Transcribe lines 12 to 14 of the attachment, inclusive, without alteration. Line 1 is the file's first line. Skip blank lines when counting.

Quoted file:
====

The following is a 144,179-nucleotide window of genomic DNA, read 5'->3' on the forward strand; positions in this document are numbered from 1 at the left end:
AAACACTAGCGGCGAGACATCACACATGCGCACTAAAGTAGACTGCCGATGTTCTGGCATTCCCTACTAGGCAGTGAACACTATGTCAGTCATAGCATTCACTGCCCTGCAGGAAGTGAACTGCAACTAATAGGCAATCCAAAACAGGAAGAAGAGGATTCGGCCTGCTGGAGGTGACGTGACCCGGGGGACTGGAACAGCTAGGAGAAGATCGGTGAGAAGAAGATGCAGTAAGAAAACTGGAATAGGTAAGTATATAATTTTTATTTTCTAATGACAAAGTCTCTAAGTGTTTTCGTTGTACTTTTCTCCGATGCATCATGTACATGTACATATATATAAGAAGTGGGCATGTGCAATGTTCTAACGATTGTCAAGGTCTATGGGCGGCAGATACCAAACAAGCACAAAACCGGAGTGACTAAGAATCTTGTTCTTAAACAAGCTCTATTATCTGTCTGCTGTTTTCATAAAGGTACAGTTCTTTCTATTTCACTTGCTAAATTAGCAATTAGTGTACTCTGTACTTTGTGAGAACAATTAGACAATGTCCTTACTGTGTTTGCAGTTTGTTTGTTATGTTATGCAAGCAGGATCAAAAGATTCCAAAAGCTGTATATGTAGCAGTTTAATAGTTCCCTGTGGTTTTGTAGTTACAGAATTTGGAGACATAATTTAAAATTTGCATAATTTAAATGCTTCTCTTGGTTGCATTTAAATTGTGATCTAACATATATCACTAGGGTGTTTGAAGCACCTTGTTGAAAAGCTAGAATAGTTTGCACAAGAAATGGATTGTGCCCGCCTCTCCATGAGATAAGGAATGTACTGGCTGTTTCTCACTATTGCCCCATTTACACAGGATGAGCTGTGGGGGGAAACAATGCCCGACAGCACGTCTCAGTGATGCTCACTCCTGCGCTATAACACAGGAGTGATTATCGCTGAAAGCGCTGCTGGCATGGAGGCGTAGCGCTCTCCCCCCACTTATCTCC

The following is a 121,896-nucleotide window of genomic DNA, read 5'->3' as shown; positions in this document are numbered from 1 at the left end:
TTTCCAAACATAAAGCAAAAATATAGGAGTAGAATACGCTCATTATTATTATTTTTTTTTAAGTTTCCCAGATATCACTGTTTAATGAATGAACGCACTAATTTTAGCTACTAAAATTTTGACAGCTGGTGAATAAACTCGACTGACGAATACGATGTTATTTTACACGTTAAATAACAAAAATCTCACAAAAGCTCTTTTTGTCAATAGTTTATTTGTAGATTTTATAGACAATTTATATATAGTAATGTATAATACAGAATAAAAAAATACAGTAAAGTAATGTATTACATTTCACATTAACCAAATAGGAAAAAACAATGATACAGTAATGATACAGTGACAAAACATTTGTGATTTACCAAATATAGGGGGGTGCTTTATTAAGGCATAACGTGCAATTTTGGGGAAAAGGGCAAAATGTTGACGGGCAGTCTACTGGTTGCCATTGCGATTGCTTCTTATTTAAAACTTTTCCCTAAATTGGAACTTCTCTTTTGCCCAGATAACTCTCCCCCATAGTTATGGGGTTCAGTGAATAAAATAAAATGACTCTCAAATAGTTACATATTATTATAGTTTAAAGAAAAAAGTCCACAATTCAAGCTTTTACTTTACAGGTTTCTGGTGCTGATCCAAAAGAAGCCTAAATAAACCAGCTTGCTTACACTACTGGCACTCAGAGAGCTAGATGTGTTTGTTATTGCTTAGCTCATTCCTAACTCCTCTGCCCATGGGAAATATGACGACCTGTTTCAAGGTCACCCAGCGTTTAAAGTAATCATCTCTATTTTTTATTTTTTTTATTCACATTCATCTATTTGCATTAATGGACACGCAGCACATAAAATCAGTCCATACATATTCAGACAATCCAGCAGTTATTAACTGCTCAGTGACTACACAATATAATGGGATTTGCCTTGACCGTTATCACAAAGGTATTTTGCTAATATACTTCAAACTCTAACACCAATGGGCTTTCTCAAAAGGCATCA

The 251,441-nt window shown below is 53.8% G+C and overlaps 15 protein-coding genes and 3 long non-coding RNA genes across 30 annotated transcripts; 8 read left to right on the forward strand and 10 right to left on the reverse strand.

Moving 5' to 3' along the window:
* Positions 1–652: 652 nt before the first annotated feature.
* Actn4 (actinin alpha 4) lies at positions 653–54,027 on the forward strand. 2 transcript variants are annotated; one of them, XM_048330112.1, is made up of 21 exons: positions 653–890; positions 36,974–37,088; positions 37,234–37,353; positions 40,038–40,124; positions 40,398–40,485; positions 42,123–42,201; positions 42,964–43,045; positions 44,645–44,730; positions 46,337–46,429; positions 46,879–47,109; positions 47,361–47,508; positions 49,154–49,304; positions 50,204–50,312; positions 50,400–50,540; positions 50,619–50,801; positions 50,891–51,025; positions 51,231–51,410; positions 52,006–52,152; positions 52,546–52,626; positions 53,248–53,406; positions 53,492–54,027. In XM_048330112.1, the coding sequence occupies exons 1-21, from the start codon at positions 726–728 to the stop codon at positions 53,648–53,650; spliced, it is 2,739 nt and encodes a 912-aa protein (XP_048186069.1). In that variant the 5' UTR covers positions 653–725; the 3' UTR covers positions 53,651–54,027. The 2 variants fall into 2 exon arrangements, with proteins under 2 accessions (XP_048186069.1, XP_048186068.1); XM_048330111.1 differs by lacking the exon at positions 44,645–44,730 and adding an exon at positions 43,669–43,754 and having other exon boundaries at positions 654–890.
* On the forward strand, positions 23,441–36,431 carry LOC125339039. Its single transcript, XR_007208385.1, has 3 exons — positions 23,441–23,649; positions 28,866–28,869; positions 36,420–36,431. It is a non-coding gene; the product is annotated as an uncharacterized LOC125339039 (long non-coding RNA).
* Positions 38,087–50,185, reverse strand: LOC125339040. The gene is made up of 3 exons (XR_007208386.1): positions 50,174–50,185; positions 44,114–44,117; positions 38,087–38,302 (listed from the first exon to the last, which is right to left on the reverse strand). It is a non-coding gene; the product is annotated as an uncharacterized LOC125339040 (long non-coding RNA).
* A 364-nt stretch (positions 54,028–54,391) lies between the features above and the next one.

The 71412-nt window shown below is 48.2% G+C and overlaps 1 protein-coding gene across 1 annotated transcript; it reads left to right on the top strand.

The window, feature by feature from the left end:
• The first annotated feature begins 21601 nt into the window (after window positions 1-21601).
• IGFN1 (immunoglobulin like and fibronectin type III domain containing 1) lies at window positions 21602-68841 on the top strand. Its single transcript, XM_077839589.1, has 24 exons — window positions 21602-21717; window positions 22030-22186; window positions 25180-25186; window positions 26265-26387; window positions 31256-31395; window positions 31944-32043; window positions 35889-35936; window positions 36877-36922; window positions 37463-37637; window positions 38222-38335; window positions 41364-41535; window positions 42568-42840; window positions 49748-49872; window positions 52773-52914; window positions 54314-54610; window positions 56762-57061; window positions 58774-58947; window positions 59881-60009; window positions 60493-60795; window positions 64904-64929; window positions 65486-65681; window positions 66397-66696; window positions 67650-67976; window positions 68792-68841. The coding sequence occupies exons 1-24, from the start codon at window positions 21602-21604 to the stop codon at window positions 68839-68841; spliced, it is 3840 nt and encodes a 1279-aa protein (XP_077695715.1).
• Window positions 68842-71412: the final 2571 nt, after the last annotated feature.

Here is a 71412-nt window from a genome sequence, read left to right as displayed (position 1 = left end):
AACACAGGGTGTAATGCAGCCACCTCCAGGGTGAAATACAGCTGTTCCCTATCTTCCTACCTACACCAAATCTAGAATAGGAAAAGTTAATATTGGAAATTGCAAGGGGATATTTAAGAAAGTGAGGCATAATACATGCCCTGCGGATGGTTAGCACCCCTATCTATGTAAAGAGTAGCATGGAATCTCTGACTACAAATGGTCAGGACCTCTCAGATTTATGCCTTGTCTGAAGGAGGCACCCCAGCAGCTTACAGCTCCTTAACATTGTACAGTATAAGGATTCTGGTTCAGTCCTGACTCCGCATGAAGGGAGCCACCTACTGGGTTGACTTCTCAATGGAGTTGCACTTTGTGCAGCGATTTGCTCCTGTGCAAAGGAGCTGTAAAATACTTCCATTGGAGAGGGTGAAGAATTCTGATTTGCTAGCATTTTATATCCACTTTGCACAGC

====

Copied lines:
The 71412-nt window shown below is 48.2% G+C and overlaps 1 protein-coding gene across 1 annotated transcript; it reads left to right on the top strand.

The window, feature by feature from the left end:
• The first annotated feature begins 21601 nt into the window (after window positions 1-21601).